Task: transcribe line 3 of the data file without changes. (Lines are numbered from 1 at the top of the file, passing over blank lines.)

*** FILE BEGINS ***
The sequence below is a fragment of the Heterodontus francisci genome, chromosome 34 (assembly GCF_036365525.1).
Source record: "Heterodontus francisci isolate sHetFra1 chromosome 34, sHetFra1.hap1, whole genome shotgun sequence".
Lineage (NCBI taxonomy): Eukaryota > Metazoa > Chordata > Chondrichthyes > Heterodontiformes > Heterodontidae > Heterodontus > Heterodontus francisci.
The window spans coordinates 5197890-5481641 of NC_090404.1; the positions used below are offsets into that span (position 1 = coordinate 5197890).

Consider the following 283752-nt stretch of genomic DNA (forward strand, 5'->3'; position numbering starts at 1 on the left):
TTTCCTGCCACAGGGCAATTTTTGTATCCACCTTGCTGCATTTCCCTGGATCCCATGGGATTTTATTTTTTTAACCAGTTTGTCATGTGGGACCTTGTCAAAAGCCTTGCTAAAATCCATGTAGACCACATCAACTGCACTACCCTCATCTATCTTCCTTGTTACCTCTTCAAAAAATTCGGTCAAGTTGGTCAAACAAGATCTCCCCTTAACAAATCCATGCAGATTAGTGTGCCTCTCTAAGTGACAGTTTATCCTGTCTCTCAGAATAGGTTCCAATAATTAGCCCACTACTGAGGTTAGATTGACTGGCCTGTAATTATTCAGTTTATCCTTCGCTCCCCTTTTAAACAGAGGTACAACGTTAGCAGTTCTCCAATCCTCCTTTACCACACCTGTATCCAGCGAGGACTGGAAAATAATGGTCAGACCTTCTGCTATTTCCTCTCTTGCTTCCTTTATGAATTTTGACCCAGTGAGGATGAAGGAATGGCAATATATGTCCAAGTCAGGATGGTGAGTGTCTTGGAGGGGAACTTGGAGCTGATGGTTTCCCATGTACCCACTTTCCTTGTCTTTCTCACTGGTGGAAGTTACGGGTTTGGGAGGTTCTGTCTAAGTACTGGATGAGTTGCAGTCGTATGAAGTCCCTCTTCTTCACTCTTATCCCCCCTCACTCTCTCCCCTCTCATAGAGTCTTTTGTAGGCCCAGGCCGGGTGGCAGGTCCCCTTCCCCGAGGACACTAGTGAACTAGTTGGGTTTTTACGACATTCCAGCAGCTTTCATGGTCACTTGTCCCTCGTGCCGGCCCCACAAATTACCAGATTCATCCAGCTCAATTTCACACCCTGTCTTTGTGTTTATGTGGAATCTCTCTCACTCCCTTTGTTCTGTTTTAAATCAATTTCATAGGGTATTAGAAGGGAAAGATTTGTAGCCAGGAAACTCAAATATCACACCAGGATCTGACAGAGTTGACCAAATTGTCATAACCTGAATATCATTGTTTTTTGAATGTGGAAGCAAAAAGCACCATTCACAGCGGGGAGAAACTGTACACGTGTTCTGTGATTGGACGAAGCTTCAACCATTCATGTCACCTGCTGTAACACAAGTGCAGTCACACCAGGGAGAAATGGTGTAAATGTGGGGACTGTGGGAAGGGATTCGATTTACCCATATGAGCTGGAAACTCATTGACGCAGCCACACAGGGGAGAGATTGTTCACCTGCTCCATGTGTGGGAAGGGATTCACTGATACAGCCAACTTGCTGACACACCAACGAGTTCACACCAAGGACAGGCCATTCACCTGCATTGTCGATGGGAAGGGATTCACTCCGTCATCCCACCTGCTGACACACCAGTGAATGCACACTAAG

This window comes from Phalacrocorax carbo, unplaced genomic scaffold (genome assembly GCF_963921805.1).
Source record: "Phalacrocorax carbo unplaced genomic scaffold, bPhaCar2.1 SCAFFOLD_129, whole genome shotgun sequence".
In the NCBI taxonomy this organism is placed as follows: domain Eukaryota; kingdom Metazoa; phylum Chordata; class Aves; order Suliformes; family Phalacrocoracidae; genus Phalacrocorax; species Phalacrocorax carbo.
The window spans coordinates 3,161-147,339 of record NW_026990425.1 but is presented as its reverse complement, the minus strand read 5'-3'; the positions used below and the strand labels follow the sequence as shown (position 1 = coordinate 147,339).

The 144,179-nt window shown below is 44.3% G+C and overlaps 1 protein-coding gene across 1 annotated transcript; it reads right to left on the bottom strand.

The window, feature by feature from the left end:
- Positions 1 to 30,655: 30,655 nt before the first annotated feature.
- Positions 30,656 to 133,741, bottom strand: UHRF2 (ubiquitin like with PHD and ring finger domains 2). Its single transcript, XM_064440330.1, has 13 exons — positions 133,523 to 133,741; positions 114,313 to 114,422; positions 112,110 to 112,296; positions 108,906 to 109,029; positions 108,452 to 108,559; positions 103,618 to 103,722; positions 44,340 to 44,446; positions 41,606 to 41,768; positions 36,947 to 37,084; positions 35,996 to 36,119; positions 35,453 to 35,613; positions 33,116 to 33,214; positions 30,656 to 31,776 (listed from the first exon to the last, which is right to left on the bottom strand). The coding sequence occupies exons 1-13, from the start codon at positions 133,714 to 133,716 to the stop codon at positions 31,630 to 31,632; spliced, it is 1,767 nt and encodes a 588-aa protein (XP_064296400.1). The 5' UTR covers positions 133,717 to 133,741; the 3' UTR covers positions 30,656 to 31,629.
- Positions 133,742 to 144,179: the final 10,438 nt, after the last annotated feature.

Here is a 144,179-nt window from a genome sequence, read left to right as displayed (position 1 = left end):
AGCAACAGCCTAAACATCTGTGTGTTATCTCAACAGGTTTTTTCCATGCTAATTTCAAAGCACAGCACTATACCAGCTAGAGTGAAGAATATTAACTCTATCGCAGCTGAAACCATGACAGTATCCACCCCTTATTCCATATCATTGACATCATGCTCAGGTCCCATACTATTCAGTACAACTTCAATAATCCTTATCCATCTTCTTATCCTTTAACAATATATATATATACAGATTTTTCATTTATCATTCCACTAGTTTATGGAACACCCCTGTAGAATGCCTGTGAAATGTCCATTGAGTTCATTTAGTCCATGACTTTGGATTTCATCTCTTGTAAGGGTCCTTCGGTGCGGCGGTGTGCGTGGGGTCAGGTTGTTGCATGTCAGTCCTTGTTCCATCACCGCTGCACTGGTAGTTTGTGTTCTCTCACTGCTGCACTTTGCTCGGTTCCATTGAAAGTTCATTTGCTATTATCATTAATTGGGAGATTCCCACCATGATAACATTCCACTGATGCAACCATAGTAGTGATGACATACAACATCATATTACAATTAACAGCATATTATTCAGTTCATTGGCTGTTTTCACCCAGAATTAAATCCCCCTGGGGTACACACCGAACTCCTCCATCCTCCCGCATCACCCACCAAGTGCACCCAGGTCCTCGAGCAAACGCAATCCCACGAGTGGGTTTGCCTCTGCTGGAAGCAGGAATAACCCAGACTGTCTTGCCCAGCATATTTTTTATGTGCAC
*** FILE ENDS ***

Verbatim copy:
Lineage (NCBI taxonomy): Eukaryota > Metazoa > Chordata > Chondrichthyes > Heterodontiformes > Heterodontidae > Heterodontus > Heterodontus francisci.